How Long Do Families Stay in a Home?

The National Association of Realtors (NAR) keeps historic data on many aspects of homeownership. One of the data points that has changed dramatically is the median tenure of a family in a home. As the graph below shows, for over twenty years (1985-2008), the median tenure averaged exactly six years. However, since 2008, that average is almost nine years – an increase of almost 50%.Why the dramatic increase?The reasons for this change are plentiful. The top two reasons are:The fall in home prices during the housing crisis left many homeowners in a negative equity situation (where their home was worth less than the mortgage on the property).The uncertainty of the economy made some homeowners much more fiscally conservative about making a move.However, with home prices rising dramatically over the last several years, over 90% of homes with a mortgage are now in a positive equity situation with 70% of them having at least 20% equity.And, with the economy coming back and wages starting to increase, many homeowners are in a much better financial situation than they were just a few short years ago.What does this mean for housing?Many believe that a large portion of homeowners are not in a house that is best for their current family circumstances. They could be baby boomers living in an empty, four-bedroom colonial, or a millennial couple planning to start a family that currently lives in a one-bedroom condo.These homeowners are ready to make a move. Since the lack of housing inventory is a…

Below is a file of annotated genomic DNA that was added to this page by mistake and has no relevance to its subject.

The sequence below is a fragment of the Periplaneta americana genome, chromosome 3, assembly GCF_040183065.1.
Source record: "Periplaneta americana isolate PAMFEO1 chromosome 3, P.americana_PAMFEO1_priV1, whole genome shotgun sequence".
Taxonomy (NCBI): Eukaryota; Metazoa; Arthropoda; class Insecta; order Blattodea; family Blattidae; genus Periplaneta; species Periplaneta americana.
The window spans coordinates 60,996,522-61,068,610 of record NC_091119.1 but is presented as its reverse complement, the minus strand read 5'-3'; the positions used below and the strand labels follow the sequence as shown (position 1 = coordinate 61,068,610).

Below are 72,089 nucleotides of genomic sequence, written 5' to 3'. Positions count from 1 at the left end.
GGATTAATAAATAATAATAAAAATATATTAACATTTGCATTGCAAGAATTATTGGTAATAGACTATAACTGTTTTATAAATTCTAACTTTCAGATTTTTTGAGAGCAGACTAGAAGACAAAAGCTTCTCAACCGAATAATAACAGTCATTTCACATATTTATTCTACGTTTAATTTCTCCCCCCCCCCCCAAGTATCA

Percentage of Homeownership by Decade and by State

There has been a lot of talk about the falling homeownership rate in the United States. In December 2004, the homeownership rate reached an all-time high of 69.4%, while the current rate is 62.9%. When comparing these two figures, there is some room for concern regarding the difference.However, today we want to shine some light on the issue by:Showing what historic homeownership rates have looked like over the last 130 years.Breaking down the current percentages by state.Historic Homeownership Rates:Current Homeownership Rates by State:All of the states that you see in blue on the map above have a greater homeownership rate than the national average.Bottom LineThough the homeownership rate has fallen recently, the percentage is still at a healthy rate compared to historic numbers, and most states currently have a higher percentage than the national average.